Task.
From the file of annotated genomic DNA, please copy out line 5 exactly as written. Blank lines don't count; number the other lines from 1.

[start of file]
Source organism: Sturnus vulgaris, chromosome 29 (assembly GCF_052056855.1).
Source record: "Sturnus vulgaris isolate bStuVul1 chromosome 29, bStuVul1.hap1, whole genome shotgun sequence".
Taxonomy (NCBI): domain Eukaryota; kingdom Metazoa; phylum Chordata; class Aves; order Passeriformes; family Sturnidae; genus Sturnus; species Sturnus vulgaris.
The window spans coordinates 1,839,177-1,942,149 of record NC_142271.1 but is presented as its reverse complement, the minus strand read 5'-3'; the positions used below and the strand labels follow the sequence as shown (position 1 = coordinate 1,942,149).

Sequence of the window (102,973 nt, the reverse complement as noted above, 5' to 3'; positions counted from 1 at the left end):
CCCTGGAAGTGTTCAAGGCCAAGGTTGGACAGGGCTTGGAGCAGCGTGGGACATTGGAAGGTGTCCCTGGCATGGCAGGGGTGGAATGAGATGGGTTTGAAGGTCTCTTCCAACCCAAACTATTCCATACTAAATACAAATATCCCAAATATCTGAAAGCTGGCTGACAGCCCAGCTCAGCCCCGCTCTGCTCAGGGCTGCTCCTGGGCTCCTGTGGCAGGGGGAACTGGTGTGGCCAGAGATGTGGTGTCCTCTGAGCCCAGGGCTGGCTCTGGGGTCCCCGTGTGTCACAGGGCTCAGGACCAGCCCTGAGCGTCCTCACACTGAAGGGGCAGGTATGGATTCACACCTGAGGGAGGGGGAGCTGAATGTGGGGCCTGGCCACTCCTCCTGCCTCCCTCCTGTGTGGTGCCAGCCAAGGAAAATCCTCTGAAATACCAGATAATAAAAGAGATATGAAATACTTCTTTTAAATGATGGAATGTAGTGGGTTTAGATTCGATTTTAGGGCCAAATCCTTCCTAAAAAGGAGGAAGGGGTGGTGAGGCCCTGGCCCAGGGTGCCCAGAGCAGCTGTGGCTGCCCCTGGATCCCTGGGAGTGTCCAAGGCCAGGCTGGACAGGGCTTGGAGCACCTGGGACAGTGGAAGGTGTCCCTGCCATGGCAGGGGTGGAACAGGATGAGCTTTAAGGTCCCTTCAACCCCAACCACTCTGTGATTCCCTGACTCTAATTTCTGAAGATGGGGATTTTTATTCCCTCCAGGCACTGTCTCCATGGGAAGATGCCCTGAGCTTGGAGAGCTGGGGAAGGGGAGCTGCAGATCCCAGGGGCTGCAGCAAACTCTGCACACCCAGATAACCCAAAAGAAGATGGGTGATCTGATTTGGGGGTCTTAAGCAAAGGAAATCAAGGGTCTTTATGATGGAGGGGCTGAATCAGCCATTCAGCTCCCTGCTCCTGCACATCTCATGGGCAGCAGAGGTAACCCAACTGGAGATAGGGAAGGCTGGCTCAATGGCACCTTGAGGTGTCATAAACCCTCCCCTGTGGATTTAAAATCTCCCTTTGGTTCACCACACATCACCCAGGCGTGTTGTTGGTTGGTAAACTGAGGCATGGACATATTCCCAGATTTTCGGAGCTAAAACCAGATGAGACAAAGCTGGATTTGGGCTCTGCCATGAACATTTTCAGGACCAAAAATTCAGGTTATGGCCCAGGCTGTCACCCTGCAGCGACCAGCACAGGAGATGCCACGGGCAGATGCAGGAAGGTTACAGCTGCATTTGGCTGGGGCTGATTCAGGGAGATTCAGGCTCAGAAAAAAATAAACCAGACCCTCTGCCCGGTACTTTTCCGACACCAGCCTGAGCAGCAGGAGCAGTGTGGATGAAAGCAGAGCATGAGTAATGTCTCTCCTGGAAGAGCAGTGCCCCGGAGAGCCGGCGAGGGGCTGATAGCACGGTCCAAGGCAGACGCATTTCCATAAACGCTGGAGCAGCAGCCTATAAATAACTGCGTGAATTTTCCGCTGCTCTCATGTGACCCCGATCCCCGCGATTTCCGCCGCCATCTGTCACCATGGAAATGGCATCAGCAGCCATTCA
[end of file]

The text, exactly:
Sequence of the window (102,973 nt, the reverse complement as noted above, 5' to 3'; positions counted from 1 at the left end):